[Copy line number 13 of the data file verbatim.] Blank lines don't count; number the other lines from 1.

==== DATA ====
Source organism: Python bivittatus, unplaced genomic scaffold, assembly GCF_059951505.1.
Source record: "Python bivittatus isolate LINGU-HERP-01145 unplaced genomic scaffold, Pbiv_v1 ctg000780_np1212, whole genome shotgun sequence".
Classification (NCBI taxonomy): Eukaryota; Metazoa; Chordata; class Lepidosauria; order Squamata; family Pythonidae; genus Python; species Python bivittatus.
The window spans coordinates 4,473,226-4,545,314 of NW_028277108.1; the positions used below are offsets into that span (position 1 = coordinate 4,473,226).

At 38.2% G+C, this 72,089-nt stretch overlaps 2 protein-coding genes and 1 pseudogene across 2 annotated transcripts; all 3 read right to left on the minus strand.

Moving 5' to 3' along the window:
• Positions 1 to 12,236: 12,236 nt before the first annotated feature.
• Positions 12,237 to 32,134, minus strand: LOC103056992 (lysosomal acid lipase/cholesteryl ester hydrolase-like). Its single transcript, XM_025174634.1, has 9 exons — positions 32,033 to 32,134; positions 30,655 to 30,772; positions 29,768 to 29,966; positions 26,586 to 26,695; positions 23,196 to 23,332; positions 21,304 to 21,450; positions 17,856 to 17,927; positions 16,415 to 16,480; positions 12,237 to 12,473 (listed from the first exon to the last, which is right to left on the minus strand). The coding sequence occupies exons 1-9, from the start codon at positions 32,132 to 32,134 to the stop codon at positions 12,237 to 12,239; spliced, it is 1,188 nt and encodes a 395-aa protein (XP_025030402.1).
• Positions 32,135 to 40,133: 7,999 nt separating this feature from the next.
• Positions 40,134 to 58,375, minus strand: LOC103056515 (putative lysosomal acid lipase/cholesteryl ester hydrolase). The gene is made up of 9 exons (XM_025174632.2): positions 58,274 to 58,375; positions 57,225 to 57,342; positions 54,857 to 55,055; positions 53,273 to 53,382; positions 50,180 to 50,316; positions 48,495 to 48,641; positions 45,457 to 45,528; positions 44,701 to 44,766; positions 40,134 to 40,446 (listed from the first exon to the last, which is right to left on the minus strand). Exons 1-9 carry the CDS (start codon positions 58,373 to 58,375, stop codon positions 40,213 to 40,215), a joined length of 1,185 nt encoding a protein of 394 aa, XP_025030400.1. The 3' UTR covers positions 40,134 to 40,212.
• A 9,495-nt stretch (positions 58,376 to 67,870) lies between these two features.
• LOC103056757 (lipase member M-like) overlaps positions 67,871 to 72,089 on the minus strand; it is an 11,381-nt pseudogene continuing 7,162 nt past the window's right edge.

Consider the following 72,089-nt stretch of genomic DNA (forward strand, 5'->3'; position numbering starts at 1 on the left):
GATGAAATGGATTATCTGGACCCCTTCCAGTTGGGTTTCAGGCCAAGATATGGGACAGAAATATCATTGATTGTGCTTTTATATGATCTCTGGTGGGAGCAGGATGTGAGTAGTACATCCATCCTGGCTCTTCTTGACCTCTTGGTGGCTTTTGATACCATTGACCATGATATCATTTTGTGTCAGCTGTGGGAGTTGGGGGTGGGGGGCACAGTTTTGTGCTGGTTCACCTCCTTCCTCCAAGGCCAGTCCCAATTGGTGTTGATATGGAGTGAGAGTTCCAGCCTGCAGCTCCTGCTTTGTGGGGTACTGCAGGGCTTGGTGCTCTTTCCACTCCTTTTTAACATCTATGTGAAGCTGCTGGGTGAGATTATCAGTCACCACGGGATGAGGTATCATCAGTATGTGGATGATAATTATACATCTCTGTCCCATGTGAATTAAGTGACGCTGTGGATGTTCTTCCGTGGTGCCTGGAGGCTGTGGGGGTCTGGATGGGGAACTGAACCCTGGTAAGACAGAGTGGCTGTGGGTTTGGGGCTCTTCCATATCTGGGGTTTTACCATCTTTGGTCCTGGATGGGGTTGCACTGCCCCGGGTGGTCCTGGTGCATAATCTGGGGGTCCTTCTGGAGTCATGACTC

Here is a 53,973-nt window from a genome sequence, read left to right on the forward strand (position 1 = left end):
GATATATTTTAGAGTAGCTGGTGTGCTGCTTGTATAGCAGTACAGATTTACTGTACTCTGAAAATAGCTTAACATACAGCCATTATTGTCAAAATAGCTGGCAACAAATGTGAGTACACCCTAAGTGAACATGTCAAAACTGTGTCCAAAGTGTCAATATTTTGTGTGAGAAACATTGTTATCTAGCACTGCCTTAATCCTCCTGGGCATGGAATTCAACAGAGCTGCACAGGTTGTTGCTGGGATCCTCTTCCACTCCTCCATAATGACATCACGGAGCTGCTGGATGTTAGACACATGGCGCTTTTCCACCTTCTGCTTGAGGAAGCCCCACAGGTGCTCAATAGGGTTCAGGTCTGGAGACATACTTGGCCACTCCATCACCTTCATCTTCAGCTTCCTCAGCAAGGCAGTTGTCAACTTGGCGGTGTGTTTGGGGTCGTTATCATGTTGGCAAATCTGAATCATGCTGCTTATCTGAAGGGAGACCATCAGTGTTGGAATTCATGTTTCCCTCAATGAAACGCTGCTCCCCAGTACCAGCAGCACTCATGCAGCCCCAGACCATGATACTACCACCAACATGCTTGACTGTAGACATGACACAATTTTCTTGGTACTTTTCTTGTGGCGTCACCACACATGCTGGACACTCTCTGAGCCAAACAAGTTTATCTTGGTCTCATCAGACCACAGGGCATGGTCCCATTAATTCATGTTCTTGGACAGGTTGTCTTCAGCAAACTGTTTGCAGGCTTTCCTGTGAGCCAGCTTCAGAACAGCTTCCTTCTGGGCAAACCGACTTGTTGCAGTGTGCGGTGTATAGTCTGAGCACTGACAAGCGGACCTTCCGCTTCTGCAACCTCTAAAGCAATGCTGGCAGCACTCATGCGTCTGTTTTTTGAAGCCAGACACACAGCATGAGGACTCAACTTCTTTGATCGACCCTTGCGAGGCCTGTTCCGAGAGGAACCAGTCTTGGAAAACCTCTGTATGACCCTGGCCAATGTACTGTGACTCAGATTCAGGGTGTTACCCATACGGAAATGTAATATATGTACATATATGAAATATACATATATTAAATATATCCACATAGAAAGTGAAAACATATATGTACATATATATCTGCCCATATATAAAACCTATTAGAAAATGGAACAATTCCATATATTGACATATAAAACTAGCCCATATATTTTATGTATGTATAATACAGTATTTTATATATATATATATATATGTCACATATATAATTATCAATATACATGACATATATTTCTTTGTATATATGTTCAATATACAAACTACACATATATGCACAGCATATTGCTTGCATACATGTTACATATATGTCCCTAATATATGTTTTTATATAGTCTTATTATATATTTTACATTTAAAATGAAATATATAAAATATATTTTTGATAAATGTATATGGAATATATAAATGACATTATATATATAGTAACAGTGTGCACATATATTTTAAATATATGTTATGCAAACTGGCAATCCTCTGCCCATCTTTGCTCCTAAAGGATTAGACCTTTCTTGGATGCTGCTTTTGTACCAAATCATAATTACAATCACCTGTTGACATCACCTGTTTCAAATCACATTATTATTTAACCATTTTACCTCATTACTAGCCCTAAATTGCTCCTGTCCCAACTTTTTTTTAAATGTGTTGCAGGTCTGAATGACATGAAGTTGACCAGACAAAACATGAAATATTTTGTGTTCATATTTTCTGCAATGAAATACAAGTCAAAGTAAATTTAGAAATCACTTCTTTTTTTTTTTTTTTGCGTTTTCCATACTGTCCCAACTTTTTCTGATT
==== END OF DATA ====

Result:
Consider the following 72,089-nt stretch of genomic DNA (forward strand, 5'->3'; position numbering starts at 1 on the left):